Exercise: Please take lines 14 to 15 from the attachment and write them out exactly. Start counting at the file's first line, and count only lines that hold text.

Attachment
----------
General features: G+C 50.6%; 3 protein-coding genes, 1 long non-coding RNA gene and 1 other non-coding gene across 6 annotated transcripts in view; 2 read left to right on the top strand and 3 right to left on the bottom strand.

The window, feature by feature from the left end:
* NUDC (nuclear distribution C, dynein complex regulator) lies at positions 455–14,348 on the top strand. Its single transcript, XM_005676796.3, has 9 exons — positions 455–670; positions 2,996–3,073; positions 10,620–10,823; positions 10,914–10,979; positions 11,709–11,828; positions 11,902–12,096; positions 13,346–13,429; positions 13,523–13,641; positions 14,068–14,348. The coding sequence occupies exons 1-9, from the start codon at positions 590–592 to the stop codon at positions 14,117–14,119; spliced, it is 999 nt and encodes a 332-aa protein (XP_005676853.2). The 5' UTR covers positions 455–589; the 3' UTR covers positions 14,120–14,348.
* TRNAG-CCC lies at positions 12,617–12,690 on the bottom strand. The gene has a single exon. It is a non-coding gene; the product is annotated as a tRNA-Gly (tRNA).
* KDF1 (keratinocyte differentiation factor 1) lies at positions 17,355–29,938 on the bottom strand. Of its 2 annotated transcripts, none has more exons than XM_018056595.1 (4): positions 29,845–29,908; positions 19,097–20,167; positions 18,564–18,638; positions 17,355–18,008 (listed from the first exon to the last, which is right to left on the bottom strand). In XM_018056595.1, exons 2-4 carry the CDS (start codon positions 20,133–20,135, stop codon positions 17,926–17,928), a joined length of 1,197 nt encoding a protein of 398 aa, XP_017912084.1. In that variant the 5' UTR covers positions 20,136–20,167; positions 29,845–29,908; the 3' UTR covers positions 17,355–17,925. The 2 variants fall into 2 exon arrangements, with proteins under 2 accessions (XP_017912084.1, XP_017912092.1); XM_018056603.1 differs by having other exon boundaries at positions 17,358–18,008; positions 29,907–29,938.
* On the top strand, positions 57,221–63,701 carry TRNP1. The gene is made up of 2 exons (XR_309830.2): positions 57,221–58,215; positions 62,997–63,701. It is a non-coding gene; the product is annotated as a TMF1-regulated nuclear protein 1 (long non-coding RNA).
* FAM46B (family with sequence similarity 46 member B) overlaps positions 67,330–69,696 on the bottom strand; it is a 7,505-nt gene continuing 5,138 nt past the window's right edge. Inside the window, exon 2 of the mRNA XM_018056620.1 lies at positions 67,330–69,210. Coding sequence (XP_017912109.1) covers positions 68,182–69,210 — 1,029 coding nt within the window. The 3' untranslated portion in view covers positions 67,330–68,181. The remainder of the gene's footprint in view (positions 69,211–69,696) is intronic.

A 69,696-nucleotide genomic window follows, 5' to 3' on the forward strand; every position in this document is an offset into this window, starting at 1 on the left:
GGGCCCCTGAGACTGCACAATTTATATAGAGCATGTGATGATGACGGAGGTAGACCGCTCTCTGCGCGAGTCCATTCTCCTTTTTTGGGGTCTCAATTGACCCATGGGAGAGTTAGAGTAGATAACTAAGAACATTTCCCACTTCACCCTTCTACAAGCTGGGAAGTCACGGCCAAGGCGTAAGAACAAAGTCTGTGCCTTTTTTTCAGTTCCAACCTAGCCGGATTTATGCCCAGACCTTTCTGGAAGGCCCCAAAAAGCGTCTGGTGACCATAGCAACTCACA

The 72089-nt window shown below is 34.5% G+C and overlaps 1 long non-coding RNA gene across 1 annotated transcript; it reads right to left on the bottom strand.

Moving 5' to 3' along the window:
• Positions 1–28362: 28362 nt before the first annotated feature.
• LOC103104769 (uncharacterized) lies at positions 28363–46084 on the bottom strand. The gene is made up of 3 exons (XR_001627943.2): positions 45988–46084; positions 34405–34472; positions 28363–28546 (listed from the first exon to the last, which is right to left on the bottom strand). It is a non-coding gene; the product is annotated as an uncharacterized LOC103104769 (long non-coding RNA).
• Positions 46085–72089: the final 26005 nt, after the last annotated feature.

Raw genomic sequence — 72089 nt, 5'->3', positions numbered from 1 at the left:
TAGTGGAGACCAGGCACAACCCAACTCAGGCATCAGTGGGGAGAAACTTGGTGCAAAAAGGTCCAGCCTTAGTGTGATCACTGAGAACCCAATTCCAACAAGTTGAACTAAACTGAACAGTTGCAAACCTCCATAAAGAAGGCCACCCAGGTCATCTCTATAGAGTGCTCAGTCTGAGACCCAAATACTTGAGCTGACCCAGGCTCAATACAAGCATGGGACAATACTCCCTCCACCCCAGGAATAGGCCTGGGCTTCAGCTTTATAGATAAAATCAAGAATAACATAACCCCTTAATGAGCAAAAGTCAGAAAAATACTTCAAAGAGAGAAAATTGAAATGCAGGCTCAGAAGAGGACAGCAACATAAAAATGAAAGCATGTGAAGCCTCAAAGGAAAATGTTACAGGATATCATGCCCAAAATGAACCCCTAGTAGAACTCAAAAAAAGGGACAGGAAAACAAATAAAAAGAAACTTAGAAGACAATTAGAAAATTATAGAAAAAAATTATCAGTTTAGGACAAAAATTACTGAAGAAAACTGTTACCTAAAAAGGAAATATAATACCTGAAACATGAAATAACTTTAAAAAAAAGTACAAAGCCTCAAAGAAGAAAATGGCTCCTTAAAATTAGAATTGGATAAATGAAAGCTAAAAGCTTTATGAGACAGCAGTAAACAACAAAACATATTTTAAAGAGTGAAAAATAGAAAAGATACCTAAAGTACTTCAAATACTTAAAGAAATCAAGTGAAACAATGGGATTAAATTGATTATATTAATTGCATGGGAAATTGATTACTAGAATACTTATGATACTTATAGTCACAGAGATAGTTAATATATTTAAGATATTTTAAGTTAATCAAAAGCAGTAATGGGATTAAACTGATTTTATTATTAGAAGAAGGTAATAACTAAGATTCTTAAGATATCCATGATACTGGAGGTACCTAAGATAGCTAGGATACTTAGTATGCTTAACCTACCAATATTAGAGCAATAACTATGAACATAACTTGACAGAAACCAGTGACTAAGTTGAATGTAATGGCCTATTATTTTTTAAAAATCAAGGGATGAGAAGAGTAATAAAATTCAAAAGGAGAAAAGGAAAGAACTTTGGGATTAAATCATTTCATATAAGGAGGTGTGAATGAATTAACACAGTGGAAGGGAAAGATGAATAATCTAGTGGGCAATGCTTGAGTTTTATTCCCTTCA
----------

• Positions 46085–72089: the final 26005 nt, after the last annotated feature.

Raw genomic sequence — 72089 nt, 5'->3', positions numbered from 1 at the left: